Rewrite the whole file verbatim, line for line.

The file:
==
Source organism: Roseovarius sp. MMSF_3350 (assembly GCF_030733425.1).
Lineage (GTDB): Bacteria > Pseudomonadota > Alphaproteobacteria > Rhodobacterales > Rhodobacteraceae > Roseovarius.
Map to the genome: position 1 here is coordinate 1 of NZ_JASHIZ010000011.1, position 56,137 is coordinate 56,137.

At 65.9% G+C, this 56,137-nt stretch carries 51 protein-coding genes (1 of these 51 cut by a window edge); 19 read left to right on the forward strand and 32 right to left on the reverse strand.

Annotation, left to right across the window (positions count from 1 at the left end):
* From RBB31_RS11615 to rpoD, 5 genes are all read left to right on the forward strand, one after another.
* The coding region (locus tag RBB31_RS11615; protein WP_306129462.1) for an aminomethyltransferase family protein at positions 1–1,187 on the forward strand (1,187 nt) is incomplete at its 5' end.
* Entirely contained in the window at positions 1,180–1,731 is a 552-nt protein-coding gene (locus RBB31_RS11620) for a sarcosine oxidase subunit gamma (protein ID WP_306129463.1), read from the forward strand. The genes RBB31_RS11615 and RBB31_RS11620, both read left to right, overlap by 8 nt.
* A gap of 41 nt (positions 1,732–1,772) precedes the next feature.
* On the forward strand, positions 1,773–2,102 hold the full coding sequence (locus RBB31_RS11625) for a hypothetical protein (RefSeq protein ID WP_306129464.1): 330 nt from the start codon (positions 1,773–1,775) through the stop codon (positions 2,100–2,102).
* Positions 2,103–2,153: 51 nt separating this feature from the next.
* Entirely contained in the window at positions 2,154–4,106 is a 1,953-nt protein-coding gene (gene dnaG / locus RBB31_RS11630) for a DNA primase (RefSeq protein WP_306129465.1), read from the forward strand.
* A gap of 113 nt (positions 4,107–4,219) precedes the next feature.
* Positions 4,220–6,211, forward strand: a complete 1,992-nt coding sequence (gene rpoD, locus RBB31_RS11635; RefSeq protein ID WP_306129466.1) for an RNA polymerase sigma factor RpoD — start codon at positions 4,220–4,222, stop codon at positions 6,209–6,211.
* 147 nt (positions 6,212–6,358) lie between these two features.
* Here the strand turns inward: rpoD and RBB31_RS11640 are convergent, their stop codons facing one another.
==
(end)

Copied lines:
Source organism: Roseovarius sp. MMSF_3350 (assembly GCF_030733425.1).
Lineage (GTDB): Bacteria > Pseudomonadota > Alphaproteobacteria > Rhodobacterales > Rhodobacteraceae > Roseovarius.
Map to the genome: position 1 here is coordinate 1 of NZ_JASHIZ010000011.1, position 56,137 is coordinate 56,137.

At 65.9% G+C, this 56,137-nt stretch carries 51 protein-coding genes (1 of these 51 cut by a window edge); 19 read left to right on the forward strand and 32 right to left on the reverse strand.

Annotation, left to right across the window (positions count from 1 at the left end):
* From RBB31_RS11615 to rpoD, 5 genes are all read left to right on the forward strand, one after another.
* The coding region (locus tag RBB31_RS11615; protein WP_306129462.1) for an aminomethyltransferase family protein at positions 1–1,187 on the forward strand (1,187 nt) is incomplete at its 5' end.
* Entirely contained in the window at positions 1,180–1,731 is a 552-nt protein-coding gene (locus RBB31_RS11620) for a sarcosine oxidase subunit gamma (protein ID WP_306129463.1), read from the forward strand. The genes RBB31_RS11615 and RBB31_RS11620, both read left to right, overlap by 8 nt.
* A gap of 41 nt (positions 1,732–1,772) precedes the next feature.
* On the forward strand, positions 1,773–2,102 hold the full coding sequence (locus RBB31_RS11625) for a hypothetical protein (RefSeq protein ID WP_306129464.1): 330 nt from the start codon (positions 1,773–1,775) through the stop codon (positions 2,100–2,102).
* Positions 2,103–2,153: 51 nt separating this feature from the next.
* Entirely contained in the window at positions 2,154–4,106 is a 1,953-nt protein-coding gene (gene dnaG / locus RBB31_RS11630) for a DNA primase (RefSeq protein WP_306129465.1), read from the forward strand.
* A gap of 113 nt (positions 4,107–4,219) precedes the next feature.
* Positions 4,220–6,211, forward strand: a complete 1,992-nt coding sequence (gene rpoD, locus RBB31_RS11635; RefSeq protein ID WP_306129466.1) for an RNA polymerase sigma factor RpoD — start codon at positions 4,220–4,222, stop codon at positions 6,209–6,211.
* 147 nt (positions 6,212–6,358) lie between these two features.
* Here the strand turns inward: rpoD and RBB31_RS11640 are convergent, their stop codons facing one another.